Sutra I.23 – Chapter I, Sutra 23



Or (dva), inner peace can be achieved through complete devotion and surrender (pranidhana) to God or a higher power (isvara).

PRACTICAL LIVING     Sutra I.20 talked about the importance of having trust in ourselves and in life, a feeling deep inside that gives us energy to keep on going. Some people develop that inner faith or trust naturally. Some develop it through faith in a God of their choice. Patanjali does not say what God someone should believe in. He is just saying that if one has an inclination towards an organized religion, or if someone has a belief of their own that brings them to a better place mentally, then this is the perfect object of meditation for them. If something brings us to clarity, then let’s dedicate ourselves to that.

The ‘dva’ means ‘or’. So Patanjali is clearly recognizing that there are different people in the world, with different needs and walking different paths. Throughout the first two chapters he offers different solutions for cultivating a calmer and clearer mind. For some, prayer and complete devotion to God may be one of the solutions. The ‘or’ also refers to using this devotion to a higher power together with other tools that he offers. The important thing is to always be practicing something, whatever takes us to a more peaceful place. So one may profoundly relate to this sutra, or not. Either way, it’s okay.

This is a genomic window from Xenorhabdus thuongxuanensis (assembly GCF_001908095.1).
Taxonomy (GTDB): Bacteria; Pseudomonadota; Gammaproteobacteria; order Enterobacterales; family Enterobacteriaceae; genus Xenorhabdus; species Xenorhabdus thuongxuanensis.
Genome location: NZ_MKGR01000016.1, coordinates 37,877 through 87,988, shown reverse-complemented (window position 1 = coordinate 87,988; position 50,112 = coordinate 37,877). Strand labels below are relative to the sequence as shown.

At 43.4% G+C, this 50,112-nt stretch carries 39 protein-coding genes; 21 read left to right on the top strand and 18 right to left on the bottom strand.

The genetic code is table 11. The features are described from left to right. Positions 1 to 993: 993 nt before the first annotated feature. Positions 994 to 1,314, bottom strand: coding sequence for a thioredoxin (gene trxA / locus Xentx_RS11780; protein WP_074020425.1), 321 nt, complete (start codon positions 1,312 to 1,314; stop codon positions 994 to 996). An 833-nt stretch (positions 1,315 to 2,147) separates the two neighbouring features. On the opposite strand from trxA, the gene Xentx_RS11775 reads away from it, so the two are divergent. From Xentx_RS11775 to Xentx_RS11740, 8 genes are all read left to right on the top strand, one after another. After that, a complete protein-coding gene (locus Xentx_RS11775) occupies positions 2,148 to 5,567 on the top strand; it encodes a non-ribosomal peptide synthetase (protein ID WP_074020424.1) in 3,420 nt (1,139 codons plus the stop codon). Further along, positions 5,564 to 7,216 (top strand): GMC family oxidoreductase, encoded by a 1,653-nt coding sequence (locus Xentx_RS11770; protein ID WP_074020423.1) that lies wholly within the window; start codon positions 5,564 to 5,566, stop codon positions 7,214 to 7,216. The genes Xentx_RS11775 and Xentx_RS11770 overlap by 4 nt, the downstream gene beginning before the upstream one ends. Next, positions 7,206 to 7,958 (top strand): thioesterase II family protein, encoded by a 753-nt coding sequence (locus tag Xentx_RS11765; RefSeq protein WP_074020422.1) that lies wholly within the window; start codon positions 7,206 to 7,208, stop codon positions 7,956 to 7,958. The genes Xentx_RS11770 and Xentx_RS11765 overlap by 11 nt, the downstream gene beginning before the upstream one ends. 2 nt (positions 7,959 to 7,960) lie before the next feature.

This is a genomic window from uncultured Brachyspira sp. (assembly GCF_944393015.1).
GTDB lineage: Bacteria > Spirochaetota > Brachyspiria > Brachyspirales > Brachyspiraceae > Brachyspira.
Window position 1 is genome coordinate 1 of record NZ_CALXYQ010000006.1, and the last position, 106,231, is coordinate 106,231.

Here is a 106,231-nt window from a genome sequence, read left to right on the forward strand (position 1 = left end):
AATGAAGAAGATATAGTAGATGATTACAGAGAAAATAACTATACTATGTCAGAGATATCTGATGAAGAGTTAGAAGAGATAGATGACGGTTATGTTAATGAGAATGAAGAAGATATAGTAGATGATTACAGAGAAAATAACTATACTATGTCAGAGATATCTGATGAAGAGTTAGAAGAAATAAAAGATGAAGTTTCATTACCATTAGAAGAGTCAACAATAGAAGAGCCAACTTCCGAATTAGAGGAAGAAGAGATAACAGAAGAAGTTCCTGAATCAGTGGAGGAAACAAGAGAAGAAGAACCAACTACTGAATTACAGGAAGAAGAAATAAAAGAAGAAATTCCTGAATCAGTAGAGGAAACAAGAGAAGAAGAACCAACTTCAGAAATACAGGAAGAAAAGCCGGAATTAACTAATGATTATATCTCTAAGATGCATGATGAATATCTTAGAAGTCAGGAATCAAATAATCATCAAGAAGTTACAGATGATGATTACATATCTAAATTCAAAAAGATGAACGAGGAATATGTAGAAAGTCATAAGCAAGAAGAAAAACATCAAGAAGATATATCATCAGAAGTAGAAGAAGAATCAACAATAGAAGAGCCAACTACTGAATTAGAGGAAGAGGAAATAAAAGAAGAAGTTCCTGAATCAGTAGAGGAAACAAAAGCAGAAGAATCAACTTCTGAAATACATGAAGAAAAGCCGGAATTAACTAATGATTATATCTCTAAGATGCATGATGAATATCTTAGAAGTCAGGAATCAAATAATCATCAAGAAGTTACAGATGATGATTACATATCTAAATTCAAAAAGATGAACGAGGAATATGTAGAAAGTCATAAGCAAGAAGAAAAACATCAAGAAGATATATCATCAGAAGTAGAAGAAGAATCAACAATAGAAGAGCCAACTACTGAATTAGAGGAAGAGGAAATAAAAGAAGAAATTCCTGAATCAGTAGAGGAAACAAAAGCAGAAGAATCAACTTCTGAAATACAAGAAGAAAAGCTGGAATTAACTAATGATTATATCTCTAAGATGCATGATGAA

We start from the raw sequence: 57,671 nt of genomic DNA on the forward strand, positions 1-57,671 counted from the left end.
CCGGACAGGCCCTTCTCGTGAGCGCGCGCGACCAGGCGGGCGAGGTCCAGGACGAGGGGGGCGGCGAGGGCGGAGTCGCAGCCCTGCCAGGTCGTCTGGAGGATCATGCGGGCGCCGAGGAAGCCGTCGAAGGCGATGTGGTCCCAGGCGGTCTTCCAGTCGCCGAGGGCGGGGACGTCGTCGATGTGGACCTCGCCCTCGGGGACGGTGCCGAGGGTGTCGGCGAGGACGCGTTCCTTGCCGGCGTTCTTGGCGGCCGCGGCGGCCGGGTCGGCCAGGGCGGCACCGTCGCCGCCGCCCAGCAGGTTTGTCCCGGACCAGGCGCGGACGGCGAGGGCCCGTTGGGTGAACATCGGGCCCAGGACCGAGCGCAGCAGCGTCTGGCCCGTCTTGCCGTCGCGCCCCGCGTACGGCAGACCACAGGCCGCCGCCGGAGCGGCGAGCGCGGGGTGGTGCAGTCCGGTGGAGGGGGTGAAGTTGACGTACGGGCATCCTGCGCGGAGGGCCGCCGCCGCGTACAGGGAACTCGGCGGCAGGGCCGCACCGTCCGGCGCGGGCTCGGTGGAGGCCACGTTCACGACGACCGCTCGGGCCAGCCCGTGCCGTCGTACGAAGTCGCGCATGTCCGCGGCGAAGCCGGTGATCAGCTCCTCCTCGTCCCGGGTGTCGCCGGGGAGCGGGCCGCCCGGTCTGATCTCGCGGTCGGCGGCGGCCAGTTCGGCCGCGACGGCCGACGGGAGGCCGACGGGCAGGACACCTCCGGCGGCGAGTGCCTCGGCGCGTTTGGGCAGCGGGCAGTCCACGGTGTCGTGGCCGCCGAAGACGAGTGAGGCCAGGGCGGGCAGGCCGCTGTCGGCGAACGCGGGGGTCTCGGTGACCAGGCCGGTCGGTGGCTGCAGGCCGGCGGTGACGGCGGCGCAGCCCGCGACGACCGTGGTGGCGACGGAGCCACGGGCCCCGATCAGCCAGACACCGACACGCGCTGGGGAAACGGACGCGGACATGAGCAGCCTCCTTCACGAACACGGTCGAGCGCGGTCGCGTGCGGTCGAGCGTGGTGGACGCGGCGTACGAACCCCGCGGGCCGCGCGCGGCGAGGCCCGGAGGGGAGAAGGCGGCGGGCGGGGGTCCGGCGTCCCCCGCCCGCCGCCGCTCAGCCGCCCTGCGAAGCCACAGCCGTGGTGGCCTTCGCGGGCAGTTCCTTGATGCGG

It’s important to point out that isvara can be a number of things. It can mean God. But it can also refer to anything that is not us, that we trust and helps us become better people. In this case, isvara can be a yoga teacher, a grandmother, the image of the moon, a group of people that make me a happier person…basically anything or anyone that I connect with on a deeper level. ‘pra’ means light. You may relate to the concept of an inner light, something beyond your body and your mind? The concept of light is similar to the concept of purusha (our true nature, soul or spirit) that Samkhya (the philosophy which Yoga is closely related to) proposes (see History).